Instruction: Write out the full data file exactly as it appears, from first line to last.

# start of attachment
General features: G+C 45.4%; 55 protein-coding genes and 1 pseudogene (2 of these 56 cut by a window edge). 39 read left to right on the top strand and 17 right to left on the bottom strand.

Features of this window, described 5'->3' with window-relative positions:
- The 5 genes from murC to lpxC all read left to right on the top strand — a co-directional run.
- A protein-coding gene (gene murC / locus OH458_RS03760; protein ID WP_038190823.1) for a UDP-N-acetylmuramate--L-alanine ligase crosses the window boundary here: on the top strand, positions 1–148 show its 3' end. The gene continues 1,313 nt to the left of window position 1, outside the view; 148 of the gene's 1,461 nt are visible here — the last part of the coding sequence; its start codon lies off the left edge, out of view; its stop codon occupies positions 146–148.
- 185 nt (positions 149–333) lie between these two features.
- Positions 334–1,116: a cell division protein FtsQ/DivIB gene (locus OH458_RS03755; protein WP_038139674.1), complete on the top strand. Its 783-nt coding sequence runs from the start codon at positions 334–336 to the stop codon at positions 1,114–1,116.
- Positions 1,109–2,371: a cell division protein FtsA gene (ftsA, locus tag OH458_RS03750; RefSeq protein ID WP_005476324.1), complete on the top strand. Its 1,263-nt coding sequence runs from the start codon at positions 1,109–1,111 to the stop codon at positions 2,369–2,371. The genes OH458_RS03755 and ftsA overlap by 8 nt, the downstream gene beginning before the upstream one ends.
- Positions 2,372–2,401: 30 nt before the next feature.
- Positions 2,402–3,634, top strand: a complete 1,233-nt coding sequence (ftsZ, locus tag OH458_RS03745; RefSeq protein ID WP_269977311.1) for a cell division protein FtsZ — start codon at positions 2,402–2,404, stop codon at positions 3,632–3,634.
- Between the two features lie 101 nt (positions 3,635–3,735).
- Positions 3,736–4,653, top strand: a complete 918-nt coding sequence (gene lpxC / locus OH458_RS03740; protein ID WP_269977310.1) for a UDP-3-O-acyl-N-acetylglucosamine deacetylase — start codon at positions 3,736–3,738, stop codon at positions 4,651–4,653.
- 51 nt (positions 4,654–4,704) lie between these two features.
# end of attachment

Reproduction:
General features: G+C 45.4%; 55 protein-coding genes and 1 pseudogene (2 of these 56 cut by a window edge). 39 read left to right on the top strand and 17 right to left on the bottom strand.

Features of this window, described 5'->3' with window-relative positions:
- The 5 genes from murC to lpxC all read left to right on the top strand — a co-directional run.
- A protein-coding gene (gene murC / locus OH458_RS03760; protein ID WP_038190823.1) for a UDP-N-acetylmuramate--L-alanine ligase crosses the window boundary here: on the top strand, positions 1–148 show its 3' end. The gene continues 1,313 nt to the left of window position 1, outside the view; 148 of the gene's 1,461 nt are visible here — the last part of the coding sequence; its start codon lies off the left edge, out of view; its stop codon occupies positions 146–148.
- 185 nt (positions 149–333) lie between these two features.
- Positions 334–1,116: a cell division protein FtsQ/DivIB gene (locus OH458_RS03755; protein WP_038139674.1), complete on the top strand. Its 783-nt coding sequence runs from the start codon at positions 334–336 to the stop codon at positions 1,114–1,116.
- Positions 1,109–2,371: a cell division protein FtsA gene (ftsA, locus tag OH458_RS03750; RefSeq protein ID WP_005476324.1), complete on the top strand. Its 1,263-nt coding sequence runs from the start codon at positions 1,109–1,111 to the stop codon at positions 2,369–2,371. The genes OH458_RS03755 and ftsA overlap by 8 nt, the downstream gene beginning before the upstream one ends.
- Positions 2,372–2,401: 30 nt before the next feature.
- Positions 2,402–3,634, top strand: a complete 1,233-nt coding sequence (ftsZ, locus tag OH458_RS03745; RefSeq protein ID WP_269977311.1) for a cell division protein FtsZ — start codon at positions 2,402–2,404, stop codon at positions 3,632–3,634.
- Between the two features lie 101 nt (positions 3,635–3,735).
- Positions 3,736–4,653, top strand: a complete 918-nt coding sequence (gene lpxC / locus OH458_RS03740; protein ID WP_269977310.1) for a UDP-3-O-acyl-N-acetylglucosamine deacetylase — start codon at positions 3,736–3,738, stop codon at positions 4,651–4,653.
- 51 nt (positions 4,654–4,704) lie between these two features.